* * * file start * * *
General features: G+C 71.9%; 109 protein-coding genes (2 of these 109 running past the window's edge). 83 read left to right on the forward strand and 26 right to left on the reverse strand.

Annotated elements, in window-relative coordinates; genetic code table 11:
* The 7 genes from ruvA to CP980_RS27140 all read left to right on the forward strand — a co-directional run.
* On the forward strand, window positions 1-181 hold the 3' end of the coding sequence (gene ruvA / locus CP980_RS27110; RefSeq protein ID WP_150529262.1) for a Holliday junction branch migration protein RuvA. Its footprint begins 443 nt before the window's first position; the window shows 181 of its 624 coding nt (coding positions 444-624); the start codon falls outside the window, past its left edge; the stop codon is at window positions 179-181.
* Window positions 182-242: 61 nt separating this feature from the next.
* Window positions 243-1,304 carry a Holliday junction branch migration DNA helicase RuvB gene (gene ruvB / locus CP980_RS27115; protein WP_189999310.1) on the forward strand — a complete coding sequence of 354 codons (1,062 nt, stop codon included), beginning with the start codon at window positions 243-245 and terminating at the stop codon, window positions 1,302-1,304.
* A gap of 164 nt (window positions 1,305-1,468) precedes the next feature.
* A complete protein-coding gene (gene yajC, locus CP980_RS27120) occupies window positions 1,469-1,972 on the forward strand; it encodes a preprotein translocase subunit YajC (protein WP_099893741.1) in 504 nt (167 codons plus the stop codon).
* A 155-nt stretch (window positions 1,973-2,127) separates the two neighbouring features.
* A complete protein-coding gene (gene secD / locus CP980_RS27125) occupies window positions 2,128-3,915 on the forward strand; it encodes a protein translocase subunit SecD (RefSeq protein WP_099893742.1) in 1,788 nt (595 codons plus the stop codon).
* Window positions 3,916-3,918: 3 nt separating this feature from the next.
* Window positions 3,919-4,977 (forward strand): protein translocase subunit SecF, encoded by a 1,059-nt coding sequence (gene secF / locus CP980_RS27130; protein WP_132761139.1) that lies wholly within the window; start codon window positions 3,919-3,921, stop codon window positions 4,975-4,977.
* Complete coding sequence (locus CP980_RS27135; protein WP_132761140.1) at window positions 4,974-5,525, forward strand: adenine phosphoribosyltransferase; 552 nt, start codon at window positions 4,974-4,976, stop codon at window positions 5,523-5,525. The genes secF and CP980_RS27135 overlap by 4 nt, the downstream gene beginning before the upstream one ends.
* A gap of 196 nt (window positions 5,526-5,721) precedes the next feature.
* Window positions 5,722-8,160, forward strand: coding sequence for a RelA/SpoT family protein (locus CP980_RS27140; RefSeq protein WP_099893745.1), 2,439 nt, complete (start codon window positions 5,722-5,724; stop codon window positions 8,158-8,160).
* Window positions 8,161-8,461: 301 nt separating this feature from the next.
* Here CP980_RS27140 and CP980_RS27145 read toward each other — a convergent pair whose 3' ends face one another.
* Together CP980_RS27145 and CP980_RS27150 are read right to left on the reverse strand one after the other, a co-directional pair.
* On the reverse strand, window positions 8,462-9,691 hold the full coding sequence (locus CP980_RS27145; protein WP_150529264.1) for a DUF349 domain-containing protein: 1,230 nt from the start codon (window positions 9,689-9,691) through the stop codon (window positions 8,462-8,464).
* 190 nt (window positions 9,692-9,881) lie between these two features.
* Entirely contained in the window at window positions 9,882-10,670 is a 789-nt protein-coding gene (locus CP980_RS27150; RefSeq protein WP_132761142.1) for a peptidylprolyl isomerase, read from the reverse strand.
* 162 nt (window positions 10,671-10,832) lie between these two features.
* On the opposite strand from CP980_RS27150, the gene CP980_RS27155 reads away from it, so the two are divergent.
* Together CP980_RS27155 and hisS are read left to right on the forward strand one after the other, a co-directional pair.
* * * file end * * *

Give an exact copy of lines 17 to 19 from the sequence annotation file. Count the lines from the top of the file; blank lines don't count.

* Here CP980_RS27140 and CP980_RS27145 read toward each other — a convergent pair whose 3' ends face one another.
* Together CP980_RS27145 and CP980_RS27150 are read right to left on the reverse strand one after the other, a co-directional pair.
* On the reverse strand, window positions 8,462-9,691 hold the full coding sequence (locus CP980_RS27145; protein WP_150529264.1) for a DUF349 domain-containing protein: 1,230 nt from the start codon (window positions 9,689-9,691) through the stop codon (window positions 8,462-8,464).